Review: Snow White and the Huntsman
Directed by: Rupert Sanders.
Starring: Kristen Stewart, Chris Hemsworth, Charlize Theron, Sam Spruell, Ian McShane, Bob Hoskins, Toby Jones, Ray Winstone, Nick Frost.
The Brothers Grimm’s story of Snow White and the seven dwarves has been told multiple times in many media, movies in particular first told the story almost 100 years ago. This year we’ve already had another version released in cinemas, Tarsem Singh’s Mirror Mirror, with a slightly different take on the traditional story. Disney were planning until recently to do another take on the story, to be set in the east with the seven dwarves replaced by samurai. The current version of the movie also presents the story with a slight twist not only in the story, but in the title, Snow White & the Huntsman.
As the movie starts we’re shown that after his Queen’s death, the King of the land rescued a woman, Ravenna (Charlize Theron), held prisoner by an invading army, and struck by her beauty, the two were married the next day. After killing the King and having the castle seized by her brother Finn (Sam Spruell) and her army, she has her mirror brought to the castle. Asking it who is the fairest of them all, the mirror confirms to her that she is, but that there is another destined to be fairer, her step-daughter Snow White.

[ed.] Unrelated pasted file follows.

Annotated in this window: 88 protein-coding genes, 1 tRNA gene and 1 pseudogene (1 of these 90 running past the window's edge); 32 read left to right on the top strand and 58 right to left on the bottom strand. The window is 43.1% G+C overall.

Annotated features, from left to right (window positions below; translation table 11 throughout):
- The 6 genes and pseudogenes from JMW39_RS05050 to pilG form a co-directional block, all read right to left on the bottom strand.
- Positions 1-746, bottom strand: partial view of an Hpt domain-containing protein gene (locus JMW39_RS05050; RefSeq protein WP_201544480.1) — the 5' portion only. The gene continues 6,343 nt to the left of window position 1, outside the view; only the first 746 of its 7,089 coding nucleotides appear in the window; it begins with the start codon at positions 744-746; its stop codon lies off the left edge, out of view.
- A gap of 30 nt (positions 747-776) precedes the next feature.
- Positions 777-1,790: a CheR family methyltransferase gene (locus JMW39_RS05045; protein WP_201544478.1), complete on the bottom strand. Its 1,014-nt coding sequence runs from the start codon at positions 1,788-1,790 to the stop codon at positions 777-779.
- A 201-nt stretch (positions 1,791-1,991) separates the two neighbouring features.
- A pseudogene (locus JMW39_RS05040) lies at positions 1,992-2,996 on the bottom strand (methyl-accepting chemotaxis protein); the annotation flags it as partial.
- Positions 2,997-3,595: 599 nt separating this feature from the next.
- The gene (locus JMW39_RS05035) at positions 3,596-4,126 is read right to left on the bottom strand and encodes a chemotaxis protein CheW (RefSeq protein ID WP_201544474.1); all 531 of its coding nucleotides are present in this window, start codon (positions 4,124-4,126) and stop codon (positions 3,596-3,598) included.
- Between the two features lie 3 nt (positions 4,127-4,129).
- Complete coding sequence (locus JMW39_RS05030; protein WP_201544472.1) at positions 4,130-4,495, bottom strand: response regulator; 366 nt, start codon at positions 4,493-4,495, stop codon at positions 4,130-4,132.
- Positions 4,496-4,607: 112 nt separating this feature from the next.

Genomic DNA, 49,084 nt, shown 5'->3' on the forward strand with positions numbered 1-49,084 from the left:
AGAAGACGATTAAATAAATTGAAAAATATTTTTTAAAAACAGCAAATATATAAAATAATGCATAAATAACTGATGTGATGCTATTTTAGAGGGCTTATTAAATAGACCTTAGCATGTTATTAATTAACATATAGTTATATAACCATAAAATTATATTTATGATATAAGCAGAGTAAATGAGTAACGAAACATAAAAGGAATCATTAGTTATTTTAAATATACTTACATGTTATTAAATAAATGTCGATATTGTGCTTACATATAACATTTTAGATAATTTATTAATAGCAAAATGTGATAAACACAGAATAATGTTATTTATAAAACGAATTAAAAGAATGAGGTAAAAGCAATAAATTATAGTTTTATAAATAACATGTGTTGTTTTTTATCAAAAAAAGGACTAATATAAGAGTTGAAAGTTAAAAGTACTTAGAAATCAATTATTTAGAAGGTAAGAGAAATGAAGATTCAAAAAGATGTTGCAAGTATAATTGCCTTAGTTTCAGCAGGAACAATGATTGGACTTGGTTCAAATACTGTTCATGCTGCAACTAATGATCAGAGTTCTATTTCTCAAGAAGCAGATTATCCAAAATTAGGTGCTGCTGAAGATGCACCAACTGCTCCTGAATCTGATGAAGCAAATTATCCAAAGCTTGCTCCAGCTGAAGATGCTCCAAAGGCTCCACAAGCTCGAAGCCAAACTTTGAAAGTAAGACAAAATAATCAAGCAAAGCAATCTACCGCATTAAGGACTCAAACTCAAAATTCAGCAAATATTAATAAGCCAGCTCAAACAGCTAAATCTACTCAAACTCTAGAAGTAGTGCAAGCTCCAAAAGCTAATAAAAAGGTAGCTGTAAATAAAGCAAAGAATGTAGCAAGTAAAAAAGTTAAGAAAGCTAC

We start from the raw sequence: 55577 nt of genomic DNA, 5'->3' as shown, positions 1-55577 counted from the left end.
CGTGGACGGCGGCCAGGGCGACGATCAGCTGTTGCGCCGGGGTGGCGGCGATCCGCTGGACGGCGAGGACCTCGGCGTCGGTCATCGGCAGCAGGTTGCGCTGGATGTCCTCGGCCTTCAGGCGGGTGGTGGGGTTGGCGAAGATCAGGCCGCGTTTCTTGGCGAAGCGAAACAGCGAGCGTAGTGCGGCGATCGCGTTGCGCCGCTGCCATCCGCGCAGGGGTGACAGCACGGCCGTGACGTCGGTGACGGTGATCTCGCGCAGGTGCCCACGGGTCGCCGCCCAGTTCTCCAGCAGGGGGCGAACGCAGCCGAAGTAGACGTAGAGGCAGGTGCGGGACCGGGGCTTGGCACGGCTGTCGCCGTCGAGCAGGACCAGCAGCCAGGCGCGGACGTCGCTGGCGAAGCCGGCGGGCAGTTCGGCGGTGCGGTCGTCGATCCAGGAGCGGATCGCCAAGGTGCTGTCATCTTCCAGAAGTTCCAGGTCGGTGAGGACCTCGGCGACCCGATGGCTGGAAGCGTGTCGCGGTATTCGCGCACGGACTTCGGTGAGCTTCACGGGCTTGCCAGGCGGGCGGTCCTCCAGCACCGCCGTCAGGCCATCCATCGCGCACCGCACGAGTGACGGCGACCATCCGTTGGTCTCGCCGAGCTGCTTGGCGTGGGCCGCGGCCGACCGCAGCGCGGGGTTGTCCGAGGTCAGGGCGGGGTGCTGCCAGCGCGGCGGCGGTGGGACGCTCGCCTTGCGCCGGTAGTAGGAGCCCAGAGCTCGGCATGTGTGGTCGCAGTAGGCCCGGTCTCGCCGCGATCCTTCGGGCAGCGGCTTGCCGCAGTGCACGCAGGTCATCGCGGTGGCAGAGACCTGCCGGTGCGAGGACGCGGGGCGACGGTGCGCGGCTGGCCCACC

Years later, after her reign has taken it’s toll on the land, most of which is dead, the queen is mortally wounded by an attacker. Killing her attacker with magic and using magic to heal her wound, she begins to age and asks the mirror why her powers are fading. The mirror tells her that the cause of her powers fading is Snow White, who is now coming of age where she will be the fairest of the land. It also tells her that if the Queen eats her heart she will be forever young and beautiful.
The Queen sends her brother to retrieve Snow White from the castle tower, but she escapes, running from the castle into the nearby dark woods. Enraged, the Queen sends for a huntsman that knows the forest. Promising him that she will bring his wife back from the dead, she sends him into the forest to find Snow White and bring her back, but when he leads her men into the forest and finds her, he is told the truth, that the Queen lied, and in retaliation instead of handing her over, he helps her to escape the Queen’s men.
Lets start out by saying that this isn’t a perfect movie, but considering it’s helmed by first time director Rupert Sanders, it’s a heck of a lot better than it should be. The twist this time around being that the huntsman not only can’t bring himself to kill Snow White, but that he begins to fall in love with her. It is quite faithful to the original story elements, with the inclusion of the seven dwarves, and the apple, it is faithful while still adding a few new ideas here and there. Te design of the movie is very nicely done, with the sequences in the castle looking great as well as the forest set sequences, but set design alone does not make for a great movie.